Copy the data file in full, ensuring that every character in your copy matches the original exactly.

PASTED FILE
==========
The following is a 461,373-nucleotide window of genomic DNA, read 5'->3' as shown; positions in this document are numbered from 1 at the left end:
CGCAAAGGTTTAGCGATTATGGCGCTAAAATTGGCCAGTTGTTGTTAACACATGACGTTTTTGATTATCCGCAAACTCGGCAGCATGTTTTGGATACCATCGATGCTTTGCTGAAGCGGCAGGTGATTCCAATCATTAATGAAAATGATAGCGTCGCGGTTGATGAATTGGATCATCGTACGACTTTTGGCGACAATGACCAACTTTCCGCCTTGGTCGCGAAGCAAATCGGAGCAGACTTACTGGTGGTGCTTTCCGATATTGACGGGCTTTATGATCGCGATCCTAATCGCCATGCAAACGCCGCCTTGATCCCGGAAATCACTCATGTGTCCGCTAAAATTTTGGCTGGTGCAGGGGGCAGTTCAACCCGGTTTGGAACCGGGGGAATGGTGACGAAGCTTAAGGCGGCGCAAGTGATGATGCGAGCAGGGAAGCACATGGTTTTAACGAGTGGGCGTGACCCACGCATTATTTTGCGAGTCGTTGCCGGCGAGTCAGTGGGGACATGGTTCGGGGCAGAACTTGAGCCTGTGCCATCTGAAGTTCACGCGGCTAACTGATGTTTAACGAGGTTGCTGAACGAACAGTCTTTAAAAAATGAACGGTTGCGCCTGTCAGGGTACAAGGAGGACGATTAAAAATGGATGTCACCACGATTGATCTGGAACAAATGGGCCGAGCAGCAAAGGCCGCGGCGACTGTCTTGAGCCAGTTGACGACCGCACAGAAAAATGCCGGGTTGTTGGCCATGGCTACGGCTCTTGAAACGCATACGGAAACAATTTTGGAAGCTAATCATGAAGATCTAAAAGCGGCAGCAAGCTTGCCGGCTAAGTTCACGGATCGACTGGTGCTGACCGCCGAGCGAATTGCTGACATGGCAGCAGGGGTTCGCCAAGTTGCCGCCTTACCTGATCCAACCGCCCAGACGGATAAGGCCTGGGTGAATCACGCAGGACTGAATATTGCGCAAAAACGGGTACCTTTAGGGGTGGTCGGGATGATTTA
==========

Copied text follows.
The following is a 461,373-nucleotide window of genomic DNA, read 5'->3' as shown; positions in this document are numbered from 1 at the left end:
CGCAAAGGTTTAGCGATTATGGCGCTAAAATTGGCCAGTTGTTGTTAACACATGACGTTTTTGATTATCCGCAAACTCGGCAGCATGTTTTGGATACCATCGATGCTTTGCTGAAGCGGCAGGTGATTCCAATCATTAATGAAAATGATAGCGTCGCGGTTGATGAATTGGATCATCGTACGACTTTTGGCGACAATGACCAACTTTCCGCCTTGGTCGCGAAGCAAATCGGAGCAGACTTACTGGTGGTGCTTTCCGATATTGACGGGCTTTATGATCGCGATCCTAATCGCCATGCAAACGCCGCCTTGATCCCGGAAATCACTCATGTGTCCGCTAAAATTTTGGCTGGTGCAGGGGGCAGTTCAACCCGGTTTGGAACCGGGGGAATGGTGACGAAGCTTAAGGCGGCGCAAGTGATGATGCGAGCAGGGAAGCACATGGTTTTAACGAGTGGGCGTGACCCACGCATTATTTTGCGAGTCGTTGCCGGCGAGTCAGTGGGGACATGGTTCGGGGCAGAACTTGAGCCTGTGCCATCTGAAGTTCACGCGGCTAACTGATGTTTAACGAGGTTGCTGAACGAACAGTCTTTAAAAAATGAACGGTTGCGCCTGTCAGGGTACAAGGAGGACGATTAAAAATGGATGTCACCACGATTGATCTGGAACAAATGGGCCGAGCAGCAAAGGCCGCGGCGACTGTCTTGAGCCAGTTGACGACCGCACAGAAAAATGCCGGGTTGTTGGCCATGGCTACGGCTCTTGAAACGCATACGGAAACAATTTTGGAAGCTAATCATGAAGATCTAAAAGCGGCAGCAAGCTTGCCGGCTAAGTTCACGGATCGACTGGTGCTGACCGCCGAGCGAATTGCTGACATGGCAGCAGGGGTTCGCCAAGTTGCCGCCTTACCTGATCCAACCGCCCAGACGGATAAGGCCTGGGTGAATCACGCAGGACTGAATATTGCGCAAAAACGGGTACCTTTAGGGGTGGTCGGGATGATTTA